Using writing as a vehicle to promote and develop scientific concepts and process skills in fourth -grade students

Katherine Cecilia DiSimoni, Fordham University


The development of conceptual knowledge, particularly at the elementary level, is one area in which researchers and educators have noted remarkable deficiencies. The purpose of this descriptive study was to observe the impact of the use of writing as a thinking tool on the promotion and development of scientific concepts and science process skills in elementary students in the discipline of science. Reports from some of the publications for science research and educational progress cited the direct links of writing effectiveness to the development of skills in critical thinking. ^ The study consisted of 12 fourth-grade students in the control group and their 12 fourth-grade counterparts in the experimental group. The treatment for the study was the use of learning logs by the experimental group to record their written responses to predesigned prompts related to hands-on science experiences during the intervention period. Their counterparts did no writing. ^ Statistical measures used were Student's t tests to determine if significance was present. A pretest and posttest were given that involved written responses to the same prompt. Three judges used a specially designed rubric to evaluate and score the writing. Significant differences were found when the scores of the experimental group were analyzed between pretest and posttest. Also, a standardized test to assess basic process skills was administered prior to and after the intervention. There were no statistical differences found in either group to demonstrate that writing effected the development of process skills. The researcher determined that perhaps writing is not the best way to promote process skills. Rather, engaging in science is the best way. These skills are built separately but used in tandem, particularly when learning about science and mathematics. ^ The implications of this study impact upon several areas of education which make up paradigms leading to good practice based on sound theory. These components include the use of writing as a tool to develop and link conceptual knowledge, use of scientific discourse in collaborative efforts, use of integration of language arts and theme-related content areas, and multiinstructional techniques. Rather than a “change” of paradigms for veteran teachers then, an “addition to” existing paradigms could lead to the changes necessary to revamp curriculum and may aid in meeting the demands of a vastly changing and diverse population of monolingual and multilingual learners experiencing gaps in their construction and demonstration of oral and written knowledge. ^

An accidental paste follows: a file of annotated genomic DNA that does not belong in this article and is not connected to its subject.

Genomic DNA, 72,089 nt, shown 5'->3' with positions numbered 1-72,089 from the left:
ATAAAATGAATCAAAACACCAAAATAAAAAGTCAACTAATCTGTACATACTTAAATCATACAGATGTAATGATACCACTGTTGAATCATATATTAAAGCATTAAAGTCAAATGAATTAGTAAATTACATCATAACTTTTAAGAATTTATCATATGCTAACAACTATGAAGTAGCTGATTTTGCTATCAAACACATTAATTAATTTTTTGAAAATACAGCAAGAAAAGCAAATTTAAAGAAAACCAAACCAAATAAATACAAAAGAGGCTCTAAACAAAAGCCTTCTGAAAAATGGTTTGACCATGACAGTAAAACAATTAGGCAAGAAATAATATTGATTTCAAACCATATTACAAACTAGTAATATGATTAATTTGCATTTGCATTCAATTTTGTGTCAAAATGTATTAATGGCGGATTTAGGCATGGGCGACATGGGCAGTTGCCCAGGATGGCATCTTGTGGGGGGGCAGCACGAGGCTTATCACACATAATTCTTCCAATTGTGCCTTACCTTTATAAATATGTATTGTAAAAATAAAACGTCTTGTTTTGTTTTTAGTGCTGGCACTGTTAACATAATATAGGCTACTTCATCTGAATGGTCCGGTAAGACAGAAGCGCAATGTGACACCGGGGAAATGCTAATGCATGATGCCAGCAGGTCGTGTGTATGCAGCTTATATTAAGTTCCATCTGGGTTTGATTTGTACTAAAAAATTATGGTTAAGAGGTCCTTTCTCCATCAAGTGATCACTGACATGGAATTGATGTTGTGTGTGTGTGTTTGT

Subject Area

Education, Elementary|Education, Sciences|Education, Curriculum and Instruction

Recommended Citation

DiSimoni, Katherine Cecilia, "Using writing as a vehicle to promote and develop scientific concepts and process skills in fourth -grade students" (2002). ETD Collection for Fordham University. AAI3040393.